As usual. Along with seabirds, owing to decisions made by the US government.i-7c1e573d79649747b45f84dcd8800681-polar_bear.jpg

The US Government has auctioned leases to drill for oil and gas in the Chukchi Sea off Alaska, putting at risk internationally important concentrations of seabirds, and a number of threatened bird species, including the Critically Endangered Kittlitz’s Murrelet Brachyramphus brevirostri.Audubon (BirdLife in the USA) says the Chukchi Sea is also home to one-tenth of the world’s remaining Polar Bears Ursus maritimus, and the only population of Bowhead Whales Balaena mysticetus not yet considered by the IUCN to be threatened.At least 15 species of birds on Audubon Alaska’s WatchList use marine and coastal habitats in the Chukchi Sea. The WatchList identifies declining and vulnerable species and populations of birds.Bird species at risk include the Vulnerable Steller’s Eider Polysticta stelleri and Near Threatened Ivory Gull Pagophila eburnea. There are two major seabird colonies on the East (Alaskan) coast of the Chukchi Sea, supporting an estimated 850,000 breeding birds between them, mostly Thick-billed Uria lomvia and Common Guillemot (or Murre) U. aalge, and Black-legged Kittiwake Rissa tridactyla. Kittlitz’s Murrelet breeds at both sites.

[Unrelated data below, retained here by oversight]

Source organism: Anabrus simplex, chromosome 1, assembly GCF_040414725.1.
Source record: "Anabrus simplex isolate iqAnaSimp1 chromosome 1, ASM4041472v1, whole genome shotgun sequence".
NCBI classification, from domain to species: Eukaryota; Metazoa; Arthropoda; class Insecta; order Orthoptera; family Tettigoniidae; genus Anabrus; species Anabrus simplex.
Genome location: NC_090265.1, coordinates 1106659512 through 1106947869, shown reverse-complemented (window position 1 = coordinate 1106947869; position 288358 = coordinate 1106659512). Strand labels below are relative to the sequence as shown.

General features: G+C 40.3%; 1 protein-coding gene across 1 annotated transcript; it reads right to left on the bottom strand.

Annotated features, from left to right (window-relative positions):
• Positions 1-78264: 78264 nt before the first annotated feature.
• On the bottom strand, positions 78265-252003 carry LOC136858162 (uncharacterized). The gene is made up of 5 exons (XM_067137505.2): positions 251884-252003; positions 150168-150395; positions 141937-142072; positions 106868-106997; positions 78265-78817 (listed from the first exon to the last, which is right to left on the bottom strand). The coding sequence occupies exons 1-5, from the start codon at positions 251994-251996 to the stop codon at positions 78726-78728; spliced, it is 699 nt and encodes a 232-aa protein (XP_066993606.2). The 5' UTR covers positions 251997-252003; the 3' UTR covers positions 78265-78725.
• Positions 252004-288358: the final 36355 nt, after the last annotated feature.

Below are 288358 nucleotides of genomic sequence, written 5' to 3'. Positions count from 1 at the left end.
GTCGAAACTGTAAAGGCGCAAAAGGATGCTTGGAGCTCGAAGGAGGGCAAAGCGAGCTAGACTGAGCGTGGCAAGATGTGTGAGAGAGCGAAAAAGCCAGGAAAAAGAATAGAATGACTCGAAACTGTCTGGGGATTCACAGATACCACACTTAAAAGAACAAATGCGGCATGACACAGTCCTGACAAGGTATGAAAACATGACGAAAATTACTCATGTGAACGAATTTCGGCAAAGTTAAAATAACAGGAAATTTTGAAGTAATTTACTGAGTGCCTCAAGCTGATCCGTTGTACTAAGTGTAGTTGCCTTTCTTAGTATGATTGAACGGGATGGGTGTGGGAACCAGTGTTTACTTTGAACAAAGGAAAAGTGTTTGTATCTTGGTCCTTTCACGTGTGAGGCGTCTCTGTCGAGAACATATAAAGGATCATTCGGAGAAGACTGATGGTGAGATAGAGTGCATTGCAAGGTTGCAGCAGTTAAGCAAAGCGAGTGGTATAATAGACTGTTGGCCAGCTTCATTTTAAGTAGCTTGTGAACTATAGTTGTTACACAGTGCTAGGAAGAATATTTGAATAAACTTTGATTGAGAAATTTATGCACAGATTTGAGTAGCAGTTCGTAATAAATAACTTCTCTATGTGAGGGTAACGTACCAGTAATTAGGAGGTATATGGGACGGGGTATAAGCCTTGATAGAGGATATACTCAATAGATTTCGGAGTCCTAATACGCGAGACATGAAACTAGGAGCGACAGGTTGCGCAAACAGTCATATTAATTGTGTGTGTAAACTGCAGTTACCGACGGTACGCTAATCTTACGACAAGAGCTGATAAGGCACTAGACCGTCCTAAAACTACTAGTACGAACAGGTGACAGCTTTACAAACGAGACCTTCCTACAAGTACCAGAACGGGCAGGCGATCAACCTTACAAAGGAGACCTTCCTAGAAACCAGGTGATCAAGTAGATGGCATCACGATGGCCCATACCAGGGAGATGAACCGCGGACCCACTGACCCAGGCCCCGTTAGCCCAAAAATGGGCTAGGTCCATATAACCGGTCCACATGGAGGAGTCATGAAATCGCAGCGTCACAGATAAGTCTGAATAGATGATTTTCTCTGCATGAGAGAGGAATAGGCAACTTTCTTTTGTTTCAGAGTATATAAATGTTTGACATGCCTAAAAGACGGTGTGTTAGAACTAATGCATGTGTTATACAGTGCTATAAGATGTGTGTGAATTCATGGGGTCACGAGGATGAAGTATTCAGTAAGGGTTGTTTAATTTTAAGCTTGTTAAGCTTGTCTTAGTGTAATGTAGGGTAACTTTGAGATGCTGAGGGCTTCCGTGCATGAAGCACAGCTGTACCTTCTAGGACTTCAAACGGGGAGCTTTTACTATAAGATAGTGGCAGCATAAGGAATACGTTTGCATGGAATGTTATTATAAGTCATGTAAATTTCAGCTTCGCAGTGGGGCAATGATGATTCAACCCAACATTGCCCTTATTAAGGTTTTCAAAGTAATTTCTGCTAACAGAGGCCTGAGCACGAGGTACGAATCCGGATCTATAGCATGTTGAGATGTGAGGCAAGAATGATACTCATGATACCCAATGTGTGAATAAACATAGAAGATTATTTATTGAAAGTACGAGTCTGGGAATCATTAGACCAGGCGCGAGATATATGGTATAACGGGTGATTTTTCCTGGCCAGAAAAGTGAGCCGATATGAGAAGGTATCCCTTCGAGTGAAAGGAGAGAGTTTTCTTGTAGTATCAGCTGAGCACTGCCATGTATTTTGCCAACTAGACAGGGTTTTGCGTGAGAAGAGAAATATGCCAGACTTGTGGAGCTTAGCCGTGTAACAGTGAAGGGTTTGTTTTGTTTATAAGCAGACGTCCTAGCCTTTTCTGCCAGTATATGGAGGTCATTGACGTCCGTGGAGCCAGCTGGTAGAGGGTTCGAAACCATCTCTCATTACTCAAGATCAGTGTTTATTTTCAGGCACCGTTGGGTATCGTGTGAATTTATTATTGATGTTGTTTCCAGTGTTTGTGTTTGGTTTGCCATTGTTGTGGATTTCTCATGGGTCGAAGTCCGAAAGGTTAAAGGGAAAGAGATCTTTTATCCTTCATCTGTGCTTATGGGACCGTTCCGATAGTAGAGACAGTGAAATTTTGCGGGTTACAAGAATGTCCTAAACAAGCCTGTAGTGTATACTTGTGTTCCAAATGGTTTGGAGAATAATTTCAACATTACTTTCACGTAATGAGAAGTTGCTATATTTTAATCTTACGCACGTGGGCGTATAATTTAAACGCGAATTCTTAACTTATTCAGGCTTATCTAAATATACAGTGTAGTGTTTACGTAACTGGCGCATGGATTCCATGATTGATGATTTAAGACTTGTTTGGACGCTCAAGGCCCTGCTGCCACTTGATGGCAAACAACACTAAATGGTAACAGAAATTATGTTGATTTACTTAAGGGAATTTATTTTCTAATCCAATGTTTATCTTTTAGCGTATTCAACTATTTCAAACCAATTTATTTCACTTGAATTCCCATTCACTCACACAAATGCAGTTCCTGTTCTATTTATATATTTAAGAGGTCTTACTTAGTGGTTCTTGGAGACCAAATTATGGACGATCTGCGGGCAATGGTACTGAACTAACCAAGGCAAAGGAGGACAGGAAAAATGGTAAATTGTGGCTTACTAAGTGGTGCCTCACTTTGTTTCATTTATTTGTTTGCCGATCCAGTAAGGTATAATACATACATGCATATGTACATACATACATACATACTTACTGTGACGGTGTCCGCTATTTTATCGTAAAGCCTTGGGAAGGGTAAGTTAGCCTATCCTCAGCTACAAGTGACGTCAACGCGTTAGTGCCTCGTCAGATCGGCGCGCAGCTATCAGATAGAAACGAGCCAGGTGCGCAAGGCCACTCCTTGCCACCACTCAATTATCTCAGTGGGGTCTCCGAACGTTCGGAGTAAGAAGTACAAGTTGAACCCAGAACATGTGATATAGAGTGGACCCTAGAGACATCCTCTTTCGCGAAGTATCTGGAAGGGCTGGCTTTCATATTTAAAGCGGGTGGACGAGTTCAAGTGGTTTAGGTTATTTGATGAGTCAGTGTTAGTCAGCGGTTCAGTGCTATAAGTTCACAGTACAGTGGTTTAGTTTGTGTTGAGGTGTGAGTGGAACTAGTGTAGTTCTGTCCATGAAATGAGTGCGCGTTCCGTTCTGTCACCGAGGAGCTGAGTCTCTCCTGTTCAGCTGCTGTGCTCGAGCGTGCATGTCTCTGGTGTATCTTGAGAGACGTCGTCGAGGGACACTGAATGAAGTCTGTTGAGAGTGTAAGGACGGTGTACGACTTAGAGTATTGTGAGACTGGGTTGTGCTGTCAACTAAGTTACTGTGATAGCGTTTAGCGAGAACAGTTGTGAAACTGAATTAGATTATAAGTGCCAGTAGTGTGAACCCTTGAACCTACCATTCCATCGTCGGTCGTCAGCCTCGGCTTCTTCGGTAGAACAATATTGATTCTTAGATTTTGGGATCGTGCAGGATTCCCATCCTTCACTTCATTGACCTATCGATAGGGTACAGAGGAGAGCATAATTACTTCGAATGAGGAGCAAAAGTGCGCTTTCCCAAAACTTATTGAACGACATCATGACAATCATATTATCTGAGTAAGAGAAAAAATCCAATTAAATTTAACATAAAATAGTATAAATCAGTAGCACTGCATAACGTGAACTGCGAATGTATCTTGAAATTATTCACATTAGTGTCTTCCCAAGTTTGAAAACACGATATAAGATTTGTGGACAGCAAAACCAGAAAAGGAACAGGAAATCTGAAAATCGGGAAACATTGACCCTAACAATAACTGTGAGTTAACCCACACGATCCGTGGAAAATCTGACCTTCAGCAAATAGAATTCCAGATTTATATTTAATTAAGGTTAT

Read the rest here at BirdLife International

i-44fb61d67794ab3d4b746de27976cb63-rare_birds.jpgRare Birds Yearbook 2008: The World’s 189 Most Threatened Birds is, according to BirdLife International, proving to be a great success.

Last year’s Rare Birds Yearbook photo competition was a huge success with more than 1,000 images being submitted and the best were presented in Rare Birds Yearbook 2008, with each published photographer receiving a free copy of the book.The photo competition for Rare Birds Yearbook 2009 has just been launched and will run until 31 May 2008. This year sees a few exciting differences in the competition format.A new category, with a top prize of a travel-friendly Minox telescope, has been introduced for the best photo – or painting – of those species that did not feature with photos in the 2008 edition.There is a completely new contest for this year, a writer’s competition on the subject “My Encounter with a Critically Endangered Bird”. The first prize for this is a copy of the wonderful The Fifty Rarest Birds of the World. This leatherbound volume features stunning images painted by world-renowned wildlife artist Blake Twigden.An important objective of Rare Birds Yearbook is to create funds to save these Critically Endangered birds. That is why for every book sold £4 is donated to BirdLife International, to be used exclusively for the protection and conservation of these species.